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A Couple's Tricky Transition to Parenthood

Looking at the correlation between having kids and relationship satisfaction.

Key points

  • Becoming parents changes a couple's relationship dynamic.
  • Research finds a decline in relationship satisfaction after having kids.
  • There are preventative measures that can help keep a relationship strong.
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A new baby.
Source: Anna Shvets/Pexels

Many believe that one of the greatest joys in life is becoming a parent. The bond with a child is like one you experience in no other relationship. Watching your child grow and develop is a rewarding experience. It can strengthen the bond with your partner as you create your own family. The experience of creating a legacy is one many people hope to achieve.

But the transition to becoming parents also creates a new dynamic in a relationship that partners must navigate together. We know it can be a stressful time as well as a precious and special part of life. If you are thinking about having kids, recently became parents, or have noticed some changes through the years as parents, it may be helpful to consider how becoming a parent changes a relationship.

John Gottman has studied the effect of becoming parents in relationships for years. He has found that 67 percent of couples experienced a decline in relationship satisfaction in the first 3 years of their child’s life. The Gottman research showed that a baby’s vagal tone, as well as how much the baby laughed and cried at 3 months, could be predicted from the way the couple discussed a conflict in their last trimester. Gottman's team found that with higher incidents of conflict, babies could have speech delays, higher distress, and less reaction to soothing.

Another study looked at relationship satisfaction for the first three years postpartum and found a decline, with the largest taking place during the first year. This research team compared parents to couples without kids and saw that being parents did create a significant difference in relationship satisfaction. There have also been several other studies showing this correlation, with the relationship decline affecting children’s development. This work shows that kids seem to have more behavioral issues when parents experience stress and conflict in their relationship.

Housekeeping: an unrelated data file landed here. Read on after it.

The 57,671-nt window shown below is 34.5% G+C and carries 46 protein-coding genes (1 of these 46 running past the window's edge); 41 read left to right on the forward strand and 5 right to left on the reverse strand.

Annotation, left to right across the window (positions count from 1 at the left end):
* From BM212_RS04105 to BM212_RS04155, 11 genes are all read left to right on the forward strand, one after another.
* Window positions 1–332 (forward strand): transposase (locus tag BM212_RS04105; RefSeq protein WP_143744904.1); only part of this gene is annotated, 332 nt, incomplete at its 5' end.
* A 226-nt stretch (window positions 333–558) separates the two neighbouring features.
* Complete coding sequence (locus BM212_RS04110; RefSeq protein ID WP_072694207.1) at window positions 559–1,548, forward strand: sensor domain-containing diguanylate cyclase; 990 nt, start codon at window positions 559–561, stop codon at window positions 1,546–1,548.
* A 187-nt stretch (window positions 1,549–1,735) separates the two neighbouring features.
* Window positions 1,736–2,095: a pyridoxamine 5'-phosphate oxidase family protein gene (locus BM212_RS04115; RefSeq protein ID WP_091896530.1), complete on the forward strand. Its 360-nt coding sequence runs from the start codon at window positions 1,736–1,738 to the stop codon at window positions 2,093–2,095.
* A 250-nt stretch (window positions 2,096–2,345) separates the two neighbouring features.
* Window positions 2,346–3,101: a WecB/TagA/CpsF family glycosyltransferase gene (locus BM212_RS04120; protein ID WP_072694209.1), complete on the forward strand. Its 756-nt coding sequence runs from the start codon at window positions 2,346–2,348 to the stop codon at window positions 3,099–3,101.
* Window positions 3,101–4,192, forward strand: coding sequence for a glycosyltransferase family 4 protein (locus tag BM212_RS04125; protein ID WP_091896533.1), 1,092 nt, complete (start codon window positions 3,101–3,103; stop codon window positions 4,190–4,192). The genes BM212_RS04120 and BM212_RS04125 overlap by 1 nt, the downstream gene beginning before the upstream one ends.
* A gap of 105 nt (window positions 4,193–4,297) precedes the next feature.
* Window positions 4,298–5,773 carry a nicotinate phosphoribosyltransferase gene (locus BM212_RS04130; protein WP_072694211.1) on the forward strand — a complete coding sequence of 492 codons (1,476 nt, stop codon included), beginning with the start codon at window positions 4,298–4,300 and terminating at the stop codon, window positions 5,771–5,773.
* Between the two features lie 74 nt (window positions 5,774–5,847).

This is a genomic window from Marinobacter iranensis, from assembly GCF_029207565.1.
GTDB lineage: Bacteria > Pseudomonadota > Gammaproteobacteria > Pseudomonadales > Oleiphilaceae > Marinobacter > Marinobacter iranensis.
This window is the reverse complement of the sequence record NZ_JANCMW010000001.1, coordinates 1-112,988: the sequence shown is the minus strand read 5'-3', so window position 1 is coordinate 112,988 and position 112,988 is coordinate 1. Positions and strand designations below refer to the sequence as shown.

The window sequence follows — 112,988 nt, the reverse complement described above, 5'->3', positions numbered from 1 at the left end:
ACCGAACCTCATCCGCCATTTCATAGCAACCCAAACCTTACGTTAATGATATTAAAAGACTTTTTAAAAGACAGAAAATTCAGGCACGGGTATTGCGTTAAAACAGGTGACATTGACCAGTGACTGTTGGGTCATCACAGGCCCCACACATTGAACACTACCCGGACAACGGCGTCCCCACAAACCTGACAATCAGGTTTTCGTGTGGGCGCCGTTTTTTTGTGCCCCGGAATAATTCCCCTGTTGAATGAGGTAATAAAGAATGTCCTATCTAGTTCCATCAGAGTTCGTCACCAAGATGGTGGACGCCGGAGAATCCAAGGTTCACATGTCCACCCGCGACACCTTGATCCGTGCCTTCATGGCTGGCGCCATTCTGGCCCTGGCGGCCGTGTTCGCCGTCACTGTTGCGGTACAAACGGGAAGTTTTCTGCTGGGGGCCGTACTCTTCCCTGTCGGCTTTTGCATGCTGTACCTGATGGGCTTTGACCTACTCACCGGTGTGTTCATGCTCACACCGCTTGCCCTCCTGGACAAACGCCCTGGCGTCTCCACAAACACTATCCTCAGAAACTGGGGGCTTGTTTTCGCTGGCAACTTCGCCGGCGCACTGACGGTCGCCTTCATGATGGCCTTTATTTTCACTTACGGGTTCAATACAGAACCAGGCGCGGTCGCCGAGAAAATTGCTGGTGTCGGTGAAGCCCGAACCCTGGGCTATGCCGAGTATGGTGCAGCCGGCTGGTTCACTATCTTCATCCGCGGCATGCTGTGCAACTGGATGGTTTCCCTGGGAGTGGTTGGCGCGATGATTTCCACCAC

What all of this research shows is that it’s important for parents to get intervention in their relationship as it’s a stressful time and their happiness affects their children. As much as birthing classes and prenatal care are recommended, it would be great to see wider adoption of “pre-parenting” counseling as well. The Gottman Institute has a workshop for new parents called “Bringing Baby Home,” which has been found to be helpful, but there are many other programs available as well, if perhaps less empirically grounded. Parents who do some preparation that focuses on their relationship and not just caring for the baby seem to have better outcomes in relationship satisfaction.

Things to remember

  • Being a parent is a tough job, especially the first time.
  • You will be sleep-deprived and stressed.
  • This added stress can decrease your ability to communicate effectively.
  • Having a baby creates more opportunities for conflict.
  • Parenting can be an emotional roller-coaster.
  • Intimacy and physical affection can change.

Things to focus on

  • Maintain open communication with your partner.
  • Share responsibilities so no one gets burnt out.
  • Seek support from friends, family, or professionals.
  • Prioritize self-care.
  • Celebrate your child’s milestones.
  • Remember that being a parent isn’t your only identity.

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Engermann, T., & Sheldon, K. M. (2009). Changes in marital quality over the first 3 years of parenthood: A meta-analysis. Journal of Marriage and Family, 71(1), 21-38.

Hawkins, A. J., & Booth, A. (2005). Marital quality, parenting, and child development: A decade review of research. Child Development Perspectives, 1(1), 81-94.

McLanahan, S. S., & Adamsons, J. (2013). Parental conflict and child well-being. Annual Review of Sociology, 39, 359-382.

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